Not quite as practical as a table saw, however. :wink:
 

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The extra dimensions have been deduced mathematically but may be somewhere between difficult and impossible to detect. When I was majoring in physics the standard was to observe and then try to fit what you saw into a mathematical formula that could be used to predict other situations. Now it's becoming the standard to do the math first and then try to find an observable example of it, hence the search for the Higgs Boson.

The birth of quantum physics may have originated with the results of this experiment. https://en.wikipedia.org/wiki/Double-slit_experiment The quantum explanation is a real mind bender.
 

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Years ago, when we had Siberian Huskies (3 of 'em at a time), and lived in our two bedroom suite, people would say "How can you fit three dogs in your apartment?"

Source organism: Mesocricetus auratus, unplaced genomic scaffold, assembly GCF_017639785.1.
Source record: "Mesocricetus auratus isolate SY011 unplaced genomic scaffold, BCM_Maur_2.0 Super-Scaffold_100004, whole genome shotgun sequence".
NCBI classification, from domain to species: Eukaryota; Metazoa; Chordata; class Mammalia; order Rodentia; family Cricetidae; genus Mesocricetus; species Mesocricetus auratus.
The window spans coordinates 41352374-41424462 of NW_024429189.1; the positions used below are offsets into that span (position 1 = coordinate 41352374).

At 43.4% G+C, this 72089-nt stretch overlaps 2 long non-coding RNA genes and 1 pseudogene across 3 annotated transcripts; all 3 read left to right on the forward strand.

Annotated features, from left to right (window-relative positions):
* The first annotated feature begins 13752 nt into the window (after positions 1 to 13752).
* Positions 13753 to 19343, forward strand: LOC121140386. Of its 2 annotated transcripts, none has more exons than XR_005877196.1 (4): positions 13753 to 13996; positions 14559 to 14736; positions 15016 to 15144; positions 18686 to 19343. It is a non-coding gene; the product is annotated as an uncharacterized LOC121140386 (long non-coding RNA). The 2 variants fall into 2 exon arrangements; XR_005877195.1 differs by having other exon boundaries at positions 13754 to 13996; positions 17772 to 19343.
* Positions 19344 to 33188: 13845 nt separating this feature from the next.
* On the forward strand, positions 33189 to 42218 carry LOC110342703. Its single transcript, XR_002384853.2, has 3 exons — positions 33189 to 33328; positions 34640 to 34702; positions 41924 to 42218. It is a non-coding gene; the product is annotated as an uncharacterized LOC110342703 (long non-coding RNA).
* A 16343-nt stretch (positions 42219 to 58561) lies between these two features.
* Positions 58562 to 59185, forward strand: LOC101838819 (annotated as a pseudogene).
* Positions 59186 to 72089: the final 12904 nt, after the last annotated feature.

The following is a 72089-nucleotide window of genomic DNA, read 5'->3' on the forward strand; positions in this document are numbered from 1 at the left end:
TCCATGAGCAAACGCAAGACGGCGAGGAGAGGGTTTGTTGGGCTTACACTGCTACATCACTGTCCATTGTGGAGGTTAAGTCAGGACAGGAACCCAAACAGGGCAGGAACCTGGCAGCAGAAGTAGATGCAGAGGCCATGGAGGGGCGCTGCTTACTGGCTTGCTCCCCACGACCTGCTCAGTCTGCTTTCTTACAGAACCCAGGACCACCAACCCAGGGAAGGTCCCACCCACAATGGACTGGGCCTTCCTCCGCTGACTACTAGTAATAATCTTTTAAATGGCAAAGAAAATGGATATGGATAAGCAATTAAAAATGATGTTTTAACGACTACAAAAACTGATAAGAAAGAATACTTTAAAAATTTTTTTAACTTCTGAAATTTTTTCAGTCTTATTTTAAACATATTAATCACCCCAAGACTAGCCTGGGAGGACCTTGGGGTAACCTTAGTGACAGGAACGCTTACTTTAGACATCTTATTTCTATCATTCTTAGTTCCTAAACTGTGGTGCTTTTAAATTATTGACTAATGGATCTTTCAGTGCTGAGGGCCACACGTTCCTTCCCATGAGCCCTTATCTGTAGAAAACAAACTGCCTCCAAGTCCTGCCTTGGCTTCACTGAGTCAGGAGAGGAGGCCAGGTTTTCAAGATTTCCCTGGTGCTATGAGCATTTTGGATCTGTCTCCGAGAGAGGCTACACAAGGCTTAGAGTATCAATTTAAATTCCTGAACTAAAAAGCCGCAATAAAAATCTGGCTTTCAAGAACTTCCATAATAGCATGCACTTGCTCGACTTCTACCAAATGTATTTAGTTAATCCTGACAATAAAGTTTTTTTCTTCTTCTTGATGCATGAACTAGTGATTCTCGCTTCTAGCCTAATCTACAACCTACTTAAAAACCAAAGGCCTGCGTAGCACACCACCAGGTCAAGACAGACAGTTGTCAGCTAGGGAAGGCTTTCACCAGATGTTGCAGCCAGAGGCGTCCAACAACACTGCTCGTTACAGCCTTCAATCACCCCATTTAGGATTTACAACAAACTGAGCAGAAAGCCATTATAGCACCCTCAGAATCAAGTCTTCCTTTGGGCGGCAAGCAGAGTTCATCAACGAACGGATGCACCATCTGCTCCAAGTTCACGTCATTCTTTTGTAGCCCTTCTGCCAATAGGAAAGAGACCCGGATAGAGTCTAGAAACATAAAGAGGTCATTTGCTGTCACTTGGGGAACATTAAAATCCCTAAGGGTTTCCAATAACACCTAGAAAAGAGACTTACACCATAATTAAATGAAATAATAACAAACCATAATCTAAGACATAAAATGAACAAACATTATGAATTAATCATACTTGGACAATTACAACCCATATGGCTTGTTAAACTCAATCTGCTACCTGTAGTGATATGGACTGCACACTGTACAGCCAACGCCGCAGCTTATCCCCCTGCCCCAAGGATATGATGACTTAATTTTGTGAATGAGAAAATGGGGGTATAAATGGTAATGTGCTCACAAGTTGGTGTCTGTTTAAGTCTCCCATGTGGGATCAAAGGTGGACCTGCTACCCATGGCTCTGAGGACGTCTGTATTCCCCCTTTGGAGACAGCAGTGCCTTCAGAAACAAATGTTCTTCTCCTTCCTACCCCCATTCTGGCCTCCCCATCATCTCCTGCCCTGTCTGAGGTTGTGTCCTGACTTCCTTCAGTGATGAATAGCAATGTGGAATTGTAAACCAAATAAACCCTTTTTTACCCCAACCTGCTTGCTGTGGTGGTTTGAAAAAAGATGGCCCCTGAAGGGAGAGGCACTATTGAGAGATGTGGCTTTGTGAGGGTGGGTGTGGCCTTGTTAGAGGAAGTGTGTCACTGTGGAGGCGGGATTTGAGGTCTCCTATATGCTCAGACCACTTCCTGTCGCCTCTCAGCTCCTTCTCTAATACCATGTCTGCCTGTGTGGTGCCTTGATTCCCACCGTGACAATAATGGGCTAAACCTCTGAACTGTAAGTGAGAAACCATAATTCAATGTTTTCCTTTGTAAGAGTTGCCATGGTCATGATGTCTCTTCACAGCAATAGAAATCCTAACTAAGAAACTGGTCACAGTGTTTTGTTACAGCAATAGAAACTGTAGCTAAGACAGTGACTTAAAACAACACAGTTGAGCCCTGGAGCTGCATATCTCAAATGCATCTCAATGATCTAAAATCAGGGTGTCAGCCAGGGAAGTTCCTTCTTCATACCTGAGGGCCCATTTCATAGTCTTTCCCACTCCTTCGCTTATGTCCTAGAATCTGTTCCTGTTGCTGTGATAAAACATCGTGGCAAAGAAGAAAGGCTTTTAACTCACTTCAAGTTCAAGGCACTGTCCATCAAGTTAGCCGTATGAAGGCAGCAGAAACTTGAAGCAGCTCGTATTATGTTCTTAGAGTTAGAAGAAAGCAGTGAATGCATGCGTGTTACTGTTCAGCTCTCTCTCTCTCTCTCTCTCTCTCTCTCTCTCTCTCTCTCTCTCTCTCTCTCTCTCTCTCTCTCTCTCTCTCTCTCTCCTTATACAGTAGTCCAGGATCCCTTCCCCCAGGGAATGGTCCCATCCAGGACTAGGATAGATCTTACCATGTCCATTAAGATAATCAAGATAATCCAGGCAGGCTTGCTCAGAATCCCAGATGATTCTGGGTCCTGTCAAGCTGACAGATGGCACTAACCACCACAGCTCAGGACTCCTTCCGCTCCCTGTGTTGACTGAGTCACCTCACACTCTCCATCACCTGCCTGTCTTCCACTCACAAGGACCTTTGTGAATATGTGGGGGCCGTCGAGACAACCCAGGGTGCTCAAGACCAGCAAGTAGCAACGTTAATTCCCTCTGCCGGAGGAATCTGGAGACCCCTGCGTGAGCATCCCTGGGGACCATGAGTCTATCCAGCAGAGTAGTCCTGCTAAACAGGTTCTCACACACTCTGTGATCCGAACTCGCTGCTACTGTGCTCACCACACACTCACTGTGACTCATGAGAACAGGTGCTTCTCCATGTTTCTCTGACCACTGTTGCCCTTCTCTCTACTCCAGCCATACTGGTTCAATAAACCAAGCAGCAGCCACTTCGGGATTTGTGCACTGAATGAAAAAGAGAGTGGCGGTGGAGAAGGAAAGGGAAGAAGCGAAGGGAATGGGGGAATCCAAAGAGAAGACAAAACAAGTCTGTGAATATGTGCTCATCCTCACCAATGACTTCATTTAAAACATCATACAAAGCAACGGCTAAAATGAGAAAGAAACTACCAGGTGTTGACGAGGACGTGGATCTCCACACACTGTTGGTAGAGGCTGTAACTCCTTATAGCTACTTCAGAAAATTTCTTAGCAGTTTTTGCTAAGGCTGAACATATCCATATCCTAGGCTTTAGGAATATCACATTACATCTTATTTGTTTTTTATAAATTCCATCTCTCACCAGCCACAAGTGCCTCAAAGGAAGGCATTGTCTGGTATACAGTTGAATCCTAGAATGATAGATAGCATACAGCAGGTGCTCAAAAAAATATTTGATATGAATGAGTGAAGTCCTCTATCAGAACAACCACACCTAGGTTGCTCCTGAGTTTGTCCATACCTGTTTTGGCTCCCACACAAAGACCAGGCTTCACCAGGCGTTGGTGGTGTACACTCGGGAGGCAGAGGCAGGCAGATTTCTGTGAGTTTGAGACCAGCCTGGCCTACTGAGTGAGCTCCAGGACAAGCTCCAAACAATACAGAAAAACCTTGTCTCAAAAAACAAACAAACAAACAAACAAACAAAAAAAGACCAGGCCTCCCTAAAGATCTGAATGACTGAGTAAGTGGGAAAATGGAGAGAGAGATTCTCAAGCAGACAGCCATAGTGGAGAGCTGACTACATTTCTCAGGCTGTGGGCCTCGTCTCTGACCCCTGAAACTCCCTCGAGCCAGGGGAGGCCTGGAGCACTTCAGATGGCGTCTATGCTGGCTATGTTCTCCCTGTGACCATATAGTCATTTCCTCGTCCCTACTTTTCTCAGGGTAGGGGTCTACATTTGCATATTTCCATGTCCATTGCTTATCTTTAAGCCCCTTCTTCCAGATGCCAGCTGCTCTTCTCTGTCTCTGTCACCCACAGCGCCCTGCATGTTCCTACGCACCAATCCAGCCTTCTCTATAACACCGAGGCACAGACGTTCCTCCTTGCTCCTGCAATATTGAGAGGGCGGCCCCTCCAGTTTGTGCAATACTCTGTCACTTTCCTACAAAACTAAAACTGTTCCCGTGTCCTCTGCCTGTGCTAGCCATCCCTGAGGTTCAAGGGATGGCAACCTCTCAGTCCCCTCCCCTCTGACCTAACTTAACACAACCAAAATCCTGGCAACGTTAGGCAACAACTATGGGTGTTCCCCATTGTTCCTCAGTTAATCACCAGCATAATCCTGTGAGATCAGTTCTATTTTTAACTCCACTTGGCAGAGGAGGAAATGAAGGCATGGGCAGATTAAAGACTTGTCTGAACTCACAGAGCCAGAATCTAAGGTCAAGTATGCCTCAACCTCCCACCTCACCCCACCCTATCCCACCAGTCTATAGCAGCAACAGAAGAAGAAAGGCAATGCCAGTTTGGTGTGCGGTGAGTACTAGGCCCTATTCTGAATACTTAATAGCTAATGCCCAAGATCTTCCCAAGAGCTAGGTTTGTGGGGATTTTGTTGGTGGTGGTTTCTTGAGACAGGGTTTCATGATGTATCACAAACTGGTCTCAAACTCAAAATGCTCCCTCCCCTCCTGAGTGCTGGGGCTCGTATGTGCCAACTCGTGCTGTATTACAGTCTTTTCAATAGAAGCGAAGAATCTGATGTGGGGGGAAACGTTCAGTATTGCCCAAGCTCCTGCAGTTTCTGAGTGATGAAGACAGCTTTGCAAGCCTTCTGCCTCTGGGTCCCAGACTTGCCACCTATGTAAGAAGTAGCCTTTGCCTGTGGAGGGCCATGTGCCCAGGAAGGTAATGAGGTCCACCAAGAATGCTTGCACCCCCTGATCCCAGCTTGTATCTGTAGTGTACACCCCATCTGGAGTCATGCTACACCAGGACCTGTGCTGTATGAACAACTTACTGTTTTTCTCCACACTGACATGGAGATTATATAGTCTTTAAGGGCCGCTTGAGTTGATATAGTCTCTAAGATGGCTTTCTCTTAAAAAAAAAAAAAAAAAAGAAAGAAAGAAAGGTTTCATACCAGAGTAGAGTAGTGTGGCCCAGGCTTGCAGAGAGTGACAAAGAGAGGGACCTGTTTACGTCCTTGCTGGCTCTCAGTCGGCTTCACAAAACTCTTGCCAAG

Simple physics; when one moved that space was now empty, and available for one of the others...and so on and so on. :)
 

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@Cherryville Chuck A friend of mine wrote a book, "Biomythology" in which he makes the case for science today being done by coming up with an idea, then searching for some support for it being true. There are problems with math, for example, there both zero and infinity by definition have no specific numerical value, however, in computations in physics, they are often assigned values. I think this calls into question some of the computations. And yes, the double slit experiment is a mind bender. I'm an arts guy at heart, but the world of physics is intriguing.